The projections in this category are difficult to make. It is currently anticipated that Spartan football will have 80 scholarship players in 2004-05 (17 seniors, 33 juniors, 16 sophomores, 14 freshmen). The university, in good faith, would need to honor scholarship commitments for all 80. However, it is clear that many would leave, and that the most likely to stay would be seniors and juniors. Three CSU institutions that have dropped football relatively recently (Fullerton, Long Beach, and Northridge) were consulted as to their experience in this area. Northridge, which ended football effective for the 2002-03 academic year, reported that approximately 50 percent of its scholarship student-athletes continued in school after football was dropped. The Fullerton estimate (the institution dropped the sport in the early 1990s) is that about 25 percent continued. At Long Beach, which soon followed Fullerton, personnel changes have resulted in an inability to document the numbers. For purposes of this analysis, a working percentage of 37.5, or 30 student athletes, seems reasonable. Of this total, 26 are estimated to be in- state-scholarships ($11,000 per scholarship) and four on non-resident awards ($22,000 per award). In Scenario III, the working assumption is that there would be 18 football players continuing to attend SJSU (including two nonresidents) and eight more (one nonresident) from the two eliminated women's sports.
Game Cancellation Expenses.
SJSU has three non-conference games scheduled for 2004. If football is dropped, penalties of approximately $1 million would need to be paid. For the WAC conference games, non-participation would mean forfeiture of the WAC distribution at year end which has already been discussed above ($600,000). In addition, for the home games SJSU would be liable financially per the travel contracts already in place negotiated by the visiting schools. That could include the following: charter agreements (average minimum cost at $60,000 for the three home games where teams will fly into San Jose; i.e. Rice, UTEP, and Boise State). Hotel contracts to be broken would be the responsibility of San José State University. (A typical agreement, i.e., one in which we have signed for the Westin Park Central in Dallas provides for a $12,000 cancellation fee should we not appear). Therefore, assuming a $12,000 hotel cancellation fee for each of our 4 conference games, the total would be $48,000. Therefore, charter obligations of $180,000 (average figures) plus hotel costs would be equal to a potential obligation to SJSU of $228,000 for our home games.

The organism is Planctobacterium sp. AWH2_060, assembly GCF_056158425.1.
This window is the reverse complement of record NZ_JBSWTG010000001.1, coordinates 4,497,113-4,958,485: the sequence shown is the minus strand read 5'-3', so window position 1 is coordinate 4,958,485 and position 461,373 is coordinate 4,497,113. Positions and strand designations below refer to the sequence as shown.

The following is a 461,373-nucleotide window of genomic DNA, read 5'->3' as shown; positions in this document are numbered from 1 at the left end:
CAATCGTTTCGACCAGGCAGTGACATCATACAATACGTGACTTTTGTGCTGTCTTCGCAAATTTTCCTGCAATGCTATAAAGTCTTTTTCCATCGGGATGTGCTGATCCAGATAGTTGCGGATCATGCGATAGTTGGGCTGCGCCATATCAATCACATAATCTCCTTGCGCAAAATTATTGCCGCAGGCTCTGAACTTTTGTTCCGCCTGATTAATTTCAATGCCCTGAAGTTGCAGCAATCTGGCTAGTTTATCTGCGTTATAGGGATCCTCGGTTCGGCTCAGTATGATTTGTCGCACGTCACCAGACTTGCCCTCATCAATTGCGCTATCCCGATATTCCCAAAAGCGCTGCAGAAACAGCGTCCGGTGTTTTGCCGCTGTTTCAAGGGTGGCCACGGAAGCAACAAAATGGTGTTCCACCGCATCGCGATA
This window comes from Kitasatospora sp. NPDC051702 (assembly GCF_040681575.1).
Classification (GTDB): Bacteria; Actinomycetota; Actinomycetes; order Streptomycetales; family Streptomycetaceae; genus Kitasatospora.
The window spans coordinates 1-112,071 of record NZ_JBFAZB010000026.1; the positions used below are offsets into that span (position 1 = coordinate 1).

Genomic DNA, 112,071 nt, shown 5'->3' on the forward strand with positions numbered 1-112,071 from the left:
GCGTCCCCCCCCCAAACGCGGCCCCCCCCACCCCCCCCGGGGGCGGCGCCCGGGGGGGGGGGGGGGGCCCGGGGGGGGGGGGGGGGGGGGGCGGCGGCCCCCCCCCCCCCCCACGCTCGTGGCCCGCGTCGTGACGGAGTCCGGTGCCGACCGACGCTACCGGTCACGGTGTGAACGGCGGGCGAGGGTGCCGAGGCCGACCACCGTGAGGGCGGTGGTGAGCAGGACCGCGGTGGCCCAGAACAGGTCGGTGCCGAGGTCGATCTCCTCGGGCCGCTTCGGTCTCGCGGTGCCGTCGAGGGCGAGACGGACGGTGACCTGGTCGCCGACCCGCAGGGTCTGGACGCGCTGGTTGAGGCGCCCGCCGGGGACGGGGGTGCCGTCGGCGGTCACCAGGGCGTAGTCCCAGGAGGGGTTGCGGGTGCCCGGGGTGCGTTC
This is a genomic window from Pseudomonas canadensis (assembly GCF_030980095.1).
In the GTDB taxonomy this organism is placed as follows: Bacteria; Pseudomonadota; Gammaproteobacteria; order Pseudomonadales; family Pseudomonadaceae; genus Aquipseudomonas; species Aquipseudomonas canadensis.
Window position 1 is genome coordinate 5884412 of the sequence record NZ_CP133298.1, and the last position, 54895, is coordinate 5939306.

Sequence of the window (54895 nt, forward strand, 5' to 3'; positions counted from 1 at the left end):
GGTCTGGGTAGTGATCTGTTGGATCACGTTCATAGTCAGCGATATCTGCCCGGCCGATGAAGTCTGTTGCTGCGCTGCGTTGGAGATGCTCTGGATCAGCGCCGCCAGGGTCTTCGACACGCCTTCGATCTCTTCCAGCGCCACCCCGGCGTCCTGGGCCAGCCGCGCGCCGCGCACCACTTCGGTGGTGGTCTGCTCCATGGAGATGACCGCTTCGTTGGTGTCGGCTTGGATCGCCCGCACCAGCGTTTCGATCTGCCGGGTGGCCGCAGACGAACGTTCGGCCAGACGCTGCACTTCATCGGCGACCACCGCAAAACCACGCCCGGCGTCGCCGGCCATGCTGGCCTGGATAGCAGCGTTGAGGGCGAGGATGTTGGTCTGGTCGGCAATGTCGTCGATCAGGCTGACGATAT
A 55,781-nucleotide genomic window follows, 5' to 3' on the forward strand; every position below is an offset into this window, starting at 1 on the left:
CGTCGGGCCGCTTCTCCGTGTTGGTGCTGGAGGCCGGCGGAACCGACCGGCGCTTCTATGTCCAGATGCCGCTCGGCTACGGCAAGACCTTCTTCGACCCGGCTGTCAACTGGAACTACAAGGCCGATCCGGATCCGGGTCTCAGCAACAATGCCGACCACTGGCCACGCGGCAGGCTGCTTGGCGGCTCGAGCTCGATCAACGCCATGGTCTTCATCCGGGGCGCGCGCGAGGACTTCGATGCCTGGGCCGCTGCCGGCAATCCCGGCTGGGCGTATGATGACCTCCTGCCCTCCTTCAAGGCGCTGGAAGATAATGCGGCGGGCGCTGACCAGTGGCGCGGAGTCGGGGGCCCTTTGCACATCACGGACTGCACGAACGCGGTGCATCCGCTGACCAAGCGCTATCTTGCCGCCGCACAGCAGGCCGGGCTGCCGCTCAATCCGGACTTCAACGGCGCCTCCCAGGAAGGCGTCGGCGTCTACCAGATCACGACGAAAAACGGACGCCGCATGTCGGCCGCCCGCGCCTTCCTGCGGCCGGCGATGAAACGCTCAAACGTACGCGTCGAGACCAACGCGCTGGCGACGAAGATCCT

For the 4 road games, SJSU could be responsible for ticket revenue loss as a result of non-participation and due to the start of the season being just a few months away. That liability could be as follows: SMU: 15,000 tickets @ $25 or a total of $375,000; Nevada: 17,000 tickets @ $22 or a total of $374,000; Hawaii; 35,000 tickets @ $29 or a total of $1,015,000; Tulsa: 17,000 @ $12 or a total of $204,000. Total potential liability for the road games due to loss revenue of the conference home teams this fall could be $1,968,000. (Source for the ticket numbers was the WAC office, and ticket price numbers reflect SJSU costs for the upcoming season for any sold tickets by SJSU fans.)
Don W. Kassing -SJSU Acting President